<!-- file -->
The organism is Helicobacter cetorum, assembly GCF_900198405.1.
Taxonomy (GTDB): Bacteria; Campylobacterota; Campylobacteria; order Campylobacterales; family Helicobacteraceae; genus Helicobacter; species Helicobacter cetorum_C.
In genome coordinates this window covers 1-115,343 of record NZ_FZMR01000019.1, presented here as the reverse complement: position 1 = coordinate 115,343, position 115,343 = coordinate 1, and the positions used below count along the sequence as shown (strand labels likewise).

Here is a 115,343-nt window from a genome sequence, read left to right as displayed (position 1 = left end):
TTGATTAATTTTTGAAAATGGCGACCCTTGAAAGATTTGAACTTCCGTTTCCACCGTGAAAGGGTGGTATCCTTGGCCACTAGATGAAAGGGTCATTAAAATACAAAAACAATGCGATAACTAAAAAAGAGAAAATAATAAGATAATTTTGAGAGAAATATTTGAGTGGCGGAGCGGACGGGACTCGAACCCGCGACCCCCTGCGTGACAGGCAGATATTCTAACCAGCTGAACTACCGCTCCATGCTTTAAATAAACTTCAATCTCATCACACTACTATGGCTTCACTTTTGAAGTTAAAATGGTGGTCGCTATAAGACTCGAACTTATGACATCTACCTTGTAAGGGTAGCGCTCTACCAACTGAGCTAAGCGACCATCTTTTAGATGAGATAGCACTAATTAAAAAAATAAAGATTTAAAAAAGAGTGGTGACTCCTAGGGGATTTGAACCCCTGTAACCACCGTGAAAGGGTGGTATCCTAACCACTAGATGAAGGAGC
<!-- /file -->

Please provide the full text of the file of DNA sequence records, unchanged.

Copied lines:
The organism is Helicobacter cetorum, assembly GCF_900198405.1.
Taxonomy (GTDB): Bacteria; Campylobacterota; Campylobacteria; order Campylobacterales; family Helicobacteraceae; genus Helicobacter; species Helicobacter cetorum_C.
In genome coordinates this window covers 1-115,343 of record NZ_FZMR01000019.1, presented here as the reverse complement: position 1 = coordinate 115,343, position 115,343 = coordinate 1, and the positions used below count along the sequence as shown (strand labels likewise).

Here is a 115,343-nt window from a genome sequence, read left to right as displayed (position 1 = left end):
TTGATTAATTTTTGAAAATGGCGACCCTTGAAAGATTTGAACTTCCGTTTCCACCGTGAAAGGGTGGTATCCTTGGCCACTAGATGAAAGGGTCATTAAAATACAAAAACAATGCGATAACTAAAAAAGAGAAAATAATAAGATAATTTTGAGAGAAATATTTGAGTGGCGGAGCGGACGGGACTCGAACCCGCGACCCCCTGCGTGACAGGCAGATATTCTAACCAGCTGAACTACCGCTCCATGCTTTAAATAAACTTCAATCTCATCACACTACTATGGCTTCACTTTTGAAGTTAAAATGGTGGTCGCTATAAGACTCGAACTTATGACATCTACCTTGTAAGGGTAGCGCTCTACCAACTGAGCTAAGCGACCATCTTTTAGATGAGATAGCACTAATTAAAAAAATAAAGATTTAAAAAAGAGTGGTGACTCCTAGGGGATTTGAACCCCTGTAACCACCGTGAAAGGGTGGTATCCTAACCACTAGATGAAGGAGC